Gabriel Lewit: Here was the logic. She said, “Your kids won’t be able to afford houses when they’re grown up,” which is really how I got started this. I was thinking about middle classes and the challenges they’re having affording houses. And so, this lady’s advice was to buy your kids, today, every kid you have, a house, and the comments were just lambasting her because they’re like, “Lady, we can’t even afford our own houses. How are we buying each one of our own kids a … ?” Yeah, it sounds like a great idea. Just buy your kids a house so you can give it to them when they’re older and they can afford it.

Steve Lewit: And pay off their college education before they go.

Gabriel Lewit: And she was saying, “Don’t put money into a 529 plan. It’s ridiculous. Just buy your kids a house.” Then it got me thinking, who are these Finfluencers? This is …

Steve Lewit: She must sell real estate.

Gabriel Lewit: I don’t know. I don’t know. Anywhos, I digress. But yes, the middle class is …

Steve Lewit: How do you become a Finfluencer?

Gabriel Lewit: You have to go posting on TikTok and hope that, before it gets banned, by the way, which it might get banned soon …

Steve Lewit: Oh. I can’t stand TikTok.

Gabriel Lewit: And then hopefully attract a number of followers that like your, if like in this lady’s case, terrible advice. “Can you just buy all five of your kids a house real quick?”

Steve Lewit: I’m so sorry. I’m so sorry.

Gabriel Lewit: Where was my house?

Steve Lewit: I’m so sorry I didn’t do that when I was dead broke. Five kids, you’ve got five houses.

Gabriel Lewit: Look, we work with wealthy clients. The advice just boggled my mind. I’m like, “Who can, just, out there buy their kids … ?”

Steve Lewit: I will tell you this.

Gabriel Lewit: Four kids, just buy four houses.

Steve Lewit: None of my clients, even those that could afford to buy their kids houses when they’re born, are not doing it.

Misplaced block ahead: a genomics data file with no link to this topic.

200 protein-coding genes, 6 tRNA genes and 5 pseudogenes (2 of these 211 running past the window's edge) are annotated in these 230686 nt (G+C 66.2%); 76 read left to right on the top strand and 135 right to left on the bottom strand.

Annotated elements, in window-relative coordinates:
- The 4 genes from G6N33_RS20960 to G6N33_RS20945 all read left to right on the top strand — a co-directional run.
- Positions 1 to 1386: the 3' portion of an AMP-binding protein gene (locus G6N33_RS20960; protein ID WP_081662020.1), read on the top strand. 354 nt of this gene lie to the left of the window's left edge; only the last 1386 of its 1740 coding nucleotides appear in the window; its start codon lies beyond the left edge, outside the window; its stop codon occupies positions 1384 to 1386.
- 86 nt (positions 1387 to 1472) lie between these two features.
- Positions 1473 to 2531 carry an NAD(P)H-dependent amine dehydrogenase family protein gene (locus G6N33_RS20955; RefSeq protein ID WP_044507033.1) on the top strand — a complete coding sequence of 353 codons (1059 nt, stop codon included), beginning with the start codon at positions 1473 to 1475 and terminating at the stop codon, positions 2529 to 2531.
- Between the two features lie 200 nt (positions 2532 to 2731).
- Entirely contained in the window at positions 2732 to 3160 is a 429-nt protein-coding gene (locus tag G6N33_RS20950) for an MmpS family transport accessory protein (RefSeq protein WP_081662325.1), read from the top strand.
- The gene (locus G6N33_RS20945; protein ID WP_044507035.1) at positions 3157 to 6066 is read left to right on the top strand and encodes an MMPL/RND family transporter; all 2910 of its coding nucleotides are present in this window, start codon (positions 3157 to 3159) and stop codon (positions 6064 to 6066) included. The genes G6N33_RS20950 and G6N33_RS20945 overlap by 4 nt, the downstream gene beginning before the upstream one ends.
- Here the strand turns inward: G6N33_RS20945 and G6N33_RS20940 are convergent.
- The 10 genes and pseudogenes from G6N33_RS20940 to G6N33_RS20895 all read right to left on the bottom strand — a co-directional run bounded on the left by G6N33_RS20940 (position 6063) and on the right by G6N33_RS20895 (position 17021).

Gabriel Lewit: I like the concept theoretically.

Steve Lewit: No.

Gabriel Lewit: Yeah, that’s great.

Steve Lewit: Why?

Gabriel Lewit: Buy your kid a house if you could afford it, and then give it to them later on. But the point is, other than the ultra-wealthy, who could afford that? And if you’re already ultra wealthy, you could help your kids buy a house. I don’t know. Just the whole thing seemed a little backwards to me. But anywhos.

Steve Lewit: Yeah. How did we get off on that?

Gabriel Lewit: Well, you were talking about the struggles of the middle class.

Steve Lewit: Oh, yeah, and there is none.

Gabriel Lewit: And then I was thinking, “Yeah, it’s impacting, especially with housing.” And then I just went off my little ADD deep end there about Finfluencers.

Steve Lewit: Yeah, I could see that. Well, she’s not talking to poor people. This Finfluencer.

Gabriel Lewit: Finfluencer. Yes.

Steve Lewit: Yeah. Interesting. Yeah.

Gabriel Lewit: Okay.

Steve Lewit: Where are we going?

Gabriel Lewit: Well, I had a few different directions we could go in. Well, let’s do this. I think we’ll have enough time to maybe just do this once. So we’re going to talk about ways to manage your required minimum distributions, especially if you don’t need the money or don’t think you’re going to need the money.

Steve Lewit: You know what’s interesting? I gave a seminar last night, and I’d say 50% of the questions were about IRAs and RMDs.

Gabriel Lewit: Yeah. Well, so yeah, RMD. Folks, if you hear this phrase, it is required, R, minimum, M, distribution, D, RMD, which means when you turn a certain age, and we’ll talk about that here, you are required by IRS law to …

Steve Lewit: Required, folks, means you must take them.

Gabriel Lewit: Well, I’m just going to say it. The number of times I’ve been asked, “Am I required to take my RMD?”

Steve Lewit: Am I required to take my required minimum distribution?

Gabriel Lewit: I just chuckle a little because yes, the R stands for required. So yes, you are required to take the required minimum distribution.

Steve Lewit: So if I don’t need the money, Gabriel, I can’t say, “You know what, I’m not going to take it this year because … ”

Gabriel Lewit: There are some exceptions which we’re going to talk about here, some minor exceptions to that. But the quick and skinny is: required means you do have to take it. Whether you want to take it, need to take it, or otherwise you’ll be required to take that RMD when you turn a certain age. Okay?